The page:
DAMIAN Martin had dreamed of representing Australia at an Olympic Games for 20 years.
In and out of the Boomers program since 2007 but a fixture in the squad for the past three-and-a-half years, the 27-year-old Gloucester-born basketballer had every reason to feel confident he had one foot on the plane to London.
But an ankle injury suffered in the National Basketball League grand final series in April left the Perth Wildcats playmaker underdone for the final selection camp in Perth last month, and he was left heartbroken when he was omitted from the final 12-man Olympic team.
Martin received the devastating news via telephone hook-up with Boomers coach Brett Brown, other players and Basketball Australia officials on June 16, then had to keep it to himself for almost a week until the team was officially announced.
Back in Perth, where he is preparing for the Wildcats’ NBL campaign later this year, Martin told the Newcastle Herald yesterday that he wished the Boomers nothing but the best in London this month but admitted it would be difficult to watch the tournament on TV.
‘‘We knew all along that the Perth camp would be the only camp before the team was selected, so personally it wasn’t the ideal preparation because I pretty much hadn’t touched a ball right up to day one because of my ankle injury,’’ Martin said.
‘‘I got through the camp, got through the games, then we got told a week before it was announced so we didn’t have to wait right until the AOC deadline.
‘‘On the Friday we all got a text message to call in to a conference call on the Saturday with the coaches and a few other BA members, where we’d get told whether we made it.
‘‘It was a pretty nerve-racking few nights, and some pretty sleepless nights to tell you the truth leading up to that and Brett kind of took us through the process and that I didn’t make it.
‘‘Obviously you digest it and it’s hard to swallow. It broke my heart when I found out, because I’d put so much into it.
‘‘It’s been my goal for 20 years, ever since I watched the Barcelona Olympics, and it’s literally been a motivating factor for six years since I started coming in and out of the Boomers program, whether it’s been the weights room or shooting or whatever.’’
The NBL’s defensive player of the year for the past two seasons, Martin was the starting point guard in Perth’s championship-winning team in 2009-10 and again last season when beaten 2-1 by New Zealand Breakers in the best-of-three grand final series.
The Lake Macquarie Lightning and Newcastle Hunters junior was then asked to be a reserve for the Boomers’ farewell series against Greece in Victoria, and their final pre-Olympic camp on the Gold Coast last week, which he accepted but struggled to deal with.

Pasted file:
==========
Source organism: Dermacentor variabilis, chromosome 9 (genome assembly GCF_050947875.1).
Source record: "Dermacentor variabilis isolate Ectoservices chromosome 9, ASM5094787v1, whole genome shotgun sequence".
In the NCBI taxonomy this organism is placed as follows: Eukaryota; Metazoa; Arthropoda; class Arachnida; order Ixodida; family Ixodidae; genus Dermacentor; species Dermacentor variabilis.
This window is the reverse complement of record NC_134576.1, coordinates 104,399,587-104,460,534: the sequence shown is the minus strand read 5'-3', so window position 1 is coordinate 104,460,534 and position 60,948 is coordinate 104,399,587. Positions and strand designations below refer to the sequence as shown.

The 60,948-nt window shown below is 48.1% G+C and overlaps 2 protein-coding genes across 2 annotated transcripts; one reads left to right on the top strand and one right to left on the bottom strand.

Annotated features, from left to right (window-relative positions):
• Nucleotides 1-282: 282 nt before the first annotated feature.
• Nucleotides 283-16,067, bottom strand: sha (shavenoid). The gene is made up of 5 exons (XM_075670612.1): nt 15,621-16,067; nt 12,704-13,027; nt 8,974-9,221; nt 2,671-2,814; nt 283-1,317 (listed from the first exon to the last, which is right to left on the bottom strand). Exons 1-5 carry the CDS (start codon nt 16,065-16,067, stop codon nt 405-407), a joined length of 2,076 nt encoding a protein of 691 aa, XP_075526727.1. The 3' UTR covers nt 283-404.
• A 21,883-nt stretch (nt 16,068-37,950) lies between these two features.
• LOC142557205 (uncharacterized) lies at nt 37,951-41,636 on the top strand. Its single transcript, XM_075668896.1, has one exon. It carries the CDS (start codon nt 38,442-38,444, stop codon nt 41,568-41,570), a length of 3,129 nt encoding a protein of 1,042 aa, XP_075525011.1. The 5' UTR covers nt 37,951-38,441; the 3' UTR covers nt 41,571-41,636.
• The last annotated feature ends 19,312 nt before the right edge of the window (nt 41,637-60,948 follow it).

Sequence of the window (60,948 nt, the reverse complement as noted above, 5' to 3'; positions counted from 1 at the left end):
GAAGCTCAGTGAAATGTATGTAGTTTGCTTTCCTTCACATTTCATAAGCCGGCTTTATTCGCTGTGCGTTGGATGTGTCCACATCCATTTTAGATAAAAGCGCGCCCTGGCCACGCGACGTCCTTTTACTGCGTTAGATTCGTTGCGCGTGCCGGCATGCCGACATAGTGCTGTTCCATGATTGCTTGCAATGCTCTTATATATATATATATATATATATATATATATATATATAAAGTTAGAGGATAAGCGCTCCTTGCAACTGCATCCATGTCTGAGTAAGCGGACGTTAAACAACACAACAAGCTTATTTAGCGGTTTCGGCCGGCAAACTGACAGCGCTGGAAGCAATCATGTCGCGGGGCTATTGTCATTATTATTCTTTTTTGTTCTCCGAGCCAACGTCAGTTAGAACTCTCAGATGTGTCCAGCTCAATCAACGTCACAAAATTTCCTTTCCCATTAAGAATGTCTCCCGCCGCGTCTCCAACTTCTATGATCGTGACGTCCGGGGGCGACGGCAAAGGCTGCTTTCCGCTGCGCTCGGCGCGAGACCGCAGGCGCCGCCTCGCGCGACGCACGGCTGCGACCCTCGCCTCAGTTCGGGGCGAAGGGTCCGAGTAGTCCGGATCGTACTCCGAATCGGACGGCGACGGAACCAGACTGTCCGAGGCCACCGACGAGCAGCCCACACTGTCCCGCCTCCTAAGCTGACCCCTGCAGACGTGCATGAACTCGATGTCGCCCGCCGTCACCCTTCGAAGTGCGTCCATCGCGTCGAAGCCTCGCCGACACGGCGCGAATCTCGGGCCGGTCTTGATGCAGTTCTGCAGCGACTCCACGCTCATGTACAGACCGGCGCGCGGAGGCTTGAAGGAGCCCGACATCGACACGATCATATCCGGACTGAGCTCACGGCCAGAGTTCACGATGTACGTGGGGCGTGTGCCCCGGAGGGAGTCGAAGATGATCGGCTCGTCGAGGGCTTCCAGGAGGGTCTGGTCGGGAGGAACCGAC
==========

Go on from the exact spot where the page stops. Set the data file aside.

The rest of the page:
‘‘Obviously it was tough to swallow, then I had a few days to think about it, and Brett asked me if I was willing to be a reserve,’’ he said.
‘‘It was nice to know that even though I didn’t make it, he still thought of me as close to being in it, but actually going to Melbourne a few days later to be a reserve was probably the hardest thing I’ve ever had to do as a professional athlete.
‘‘That’s when the team got officially announced, and we weren’t allowed to tell anyone before that, so keeping it to yourself and going to Melbourne, looking at the other guys knowing they’re about to board a plane to London and you’re not, it was a very hard camp to be at. But I think the way BA did it, they handled it well.
‘‘That was the process of it all, we had the week in Melbourne, a few days at home, then another week on the Gold Coast where I’ve just come back from.’’
Rather than set a long-term goal of making the 2016 Olympic team in Rio de Janeiro, Martin said his immediate focus was the Wildcats’ NBL program and making Australia’s world championship squad in 2014.
‘‘To tell you the truth, right now it’s hard to think of anything Boomers. I hope the boys do well at the Olympics but I don’t know if I’ll be flicking it on,’’ he said.
‘‘Right now, I’m back in Perth getting fit and healthy for the upcoming season, and there’s a world championships in two years’ time and that’s probably more realistic. Four years seems a long, long way away right now to start thinking of, especially after everything that’s gone on.
‘‘I’ll take the time to enjoy basketball back in Perth and I won’t think about Australian Boomers stuff now for at least the next 12 months.’’